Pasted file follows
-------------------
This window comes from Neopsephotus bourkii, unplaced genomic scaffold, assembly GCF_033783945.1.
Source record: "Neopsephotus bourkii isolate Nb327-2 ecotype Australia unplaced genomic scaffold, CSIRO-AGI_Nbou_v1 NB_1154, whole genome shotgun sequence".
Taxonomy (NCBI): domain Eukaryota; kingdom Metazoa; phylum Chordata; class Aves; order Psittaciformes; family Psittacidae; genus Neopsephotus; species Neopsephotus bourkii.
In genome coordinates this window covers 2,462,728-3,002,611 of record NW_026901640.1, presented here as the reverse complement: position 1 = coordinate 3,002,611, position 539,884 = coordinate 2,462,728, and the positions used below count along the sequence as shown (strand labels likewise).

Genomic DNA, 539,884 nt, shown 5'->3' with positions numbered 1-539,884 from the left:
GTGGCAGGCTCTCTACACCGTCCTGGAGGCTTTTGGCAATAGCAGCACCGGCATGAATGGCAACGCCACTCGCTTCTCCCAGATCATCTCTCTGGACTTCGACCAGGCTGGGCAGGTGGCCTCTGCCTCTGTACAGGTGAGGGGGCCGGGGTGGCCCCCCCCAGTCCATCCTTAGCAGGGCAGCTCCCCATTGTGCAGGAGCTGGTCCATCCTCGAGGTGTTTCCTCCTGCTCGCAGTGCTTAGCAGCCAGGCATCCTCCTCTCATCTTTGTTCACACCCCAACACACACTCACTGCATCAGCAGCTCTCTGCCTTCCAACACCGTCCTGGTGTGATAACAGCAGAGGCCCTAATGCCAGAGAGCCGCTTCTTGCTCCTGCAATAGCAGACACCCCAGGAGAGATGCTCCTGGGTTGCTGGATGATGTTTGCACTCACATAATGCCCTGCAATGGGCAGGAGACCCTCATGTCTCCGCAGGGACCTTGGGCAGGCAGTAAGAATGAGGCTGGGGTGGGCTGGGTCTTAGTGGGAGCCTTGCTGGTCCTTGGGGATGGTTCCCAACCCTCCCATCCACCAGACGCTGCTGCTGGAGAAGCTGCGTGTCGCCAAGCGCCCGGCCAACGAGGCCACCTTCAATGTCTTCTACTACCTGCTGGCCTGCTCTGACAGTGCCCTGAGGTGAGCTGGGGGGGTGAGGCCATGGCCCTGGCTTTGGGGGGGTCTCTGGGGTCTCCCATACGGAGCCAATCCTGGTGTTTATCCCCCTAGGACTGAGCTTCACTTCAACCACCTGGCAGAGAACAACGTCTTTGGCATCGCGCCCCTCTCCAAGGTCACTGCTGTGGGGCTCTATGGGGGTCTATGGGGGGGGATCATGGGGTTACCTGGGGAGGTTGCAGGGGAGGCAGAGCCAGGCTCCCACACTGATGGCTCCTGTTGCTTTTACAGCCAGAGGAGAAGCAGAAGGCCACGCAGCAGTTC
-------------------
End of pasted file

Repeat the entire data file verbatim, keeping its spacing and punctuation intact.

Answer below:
This window comes from Neopsephotus bourkii, unplaced genomic scaffold, assembly GCF_033783945.1.
Source record: "Neopsephotus bourkii isolate Nb327-2 ecotype Australia unplaced genomic scaffold, CSIRO-AGI_Nbou_v1 NB_1154, whole genome shotgun sequence".
Taxonomy (NCBI): domain Eukaryota; kingdom Metazoa; phylum Chordata; class Aves; order Psittaciformes; family Psittacidae; genus Neopsephotus; species Neopsephotus bourkii.
In genome coordinates this window covers 2,462,728-3,002,611 of record NW_026901640.1, presented here as the reverse complement: position 1 = coordinate 3,002,611, position 539,884 = coordinate 2,462,728, and the positions used below count along the sequence as shown (strand labels likewise).

Genomic DNA, 539,884 nt, shown 5'->3' with positions numbered 1-539,884 from the left:
GTGGCAGGCTCTCTACACCGTCCTGGAGGCTTTTGGCAATAGCAGCACCGGCATGAATGGCAACGCCACTCGCTTCTCCCAGATCATCTCTCTGGACTTCGACCAGGCTGGGCAGGTGGCCTCTGCCTCTGTACAGGTGAGGGGGCCGGGGTGGCCCCCCCCAGTCCATCCTTAGCAGGGCAGCTCCCCATTGTGCAGGAGCTGGTCCATCCTCGAGGTGTTTCCTCCTGCTCGCAGTGCTTAGCAGCCAGGCATCCTCCTCTCATCTTTGTTCACACCCCAACACACACTCACTGCATCAGCAGCTCTCTGCCTTCCAACACCGTCCTGGTGTGATAACAGCAGAGGCCCTAATGCCAGAGAGCCGCTTCTTGCTCCTGCAATAGCAGACACCCCAGGAGAGATGCTCCTGGGTTGCTGGATGATGTTTGCACTCACATAATGCCCTGCAATGGGCAGGAGACCCTCATGTCTCCGCAGGGACCTTGGGCAGGCAGTAAGAATGAGGCTGGGGTGGGCTGGGTCTTAGTGGGAGCCTTGCTGGTCCTTGGGGATGGTTCCCAACCCTCCCATCCACCAGACGCTGCTGCTGGAGAAGCTGCGTGTCGCCAAGCGCCCGGCCAACGAGGCCACCTTCAATGTCTTCTACTACCTGCTGGCCTGCTCTGACAGTGCCCTGAGGTGAGCTGGGGGGGTGAGGCCATGGCCCTGGCTTTGGGGGGGTCTCTGGGGTCTCCCATACGGAGCCAATCCTGGTGTTTATCCCCCTAGGACTGAGCTTCACTTCAACCACCTGGCAGAGAACAACGTCTTTGGCATCGCGCCCCTCTCCAAGGTCACTGCTGTGGGGCTCTATGGGGGTCTATGGGGGGGGATCATGGGGTTACCTGGGGAGGTTGCAGGGGAGGCAGAGCCAGGCTCCCACACTGATGGCTCCTGTTGCTTTTACAGCCAGAGGAGAAGCAGAAGGCCACGCAGCAGTTC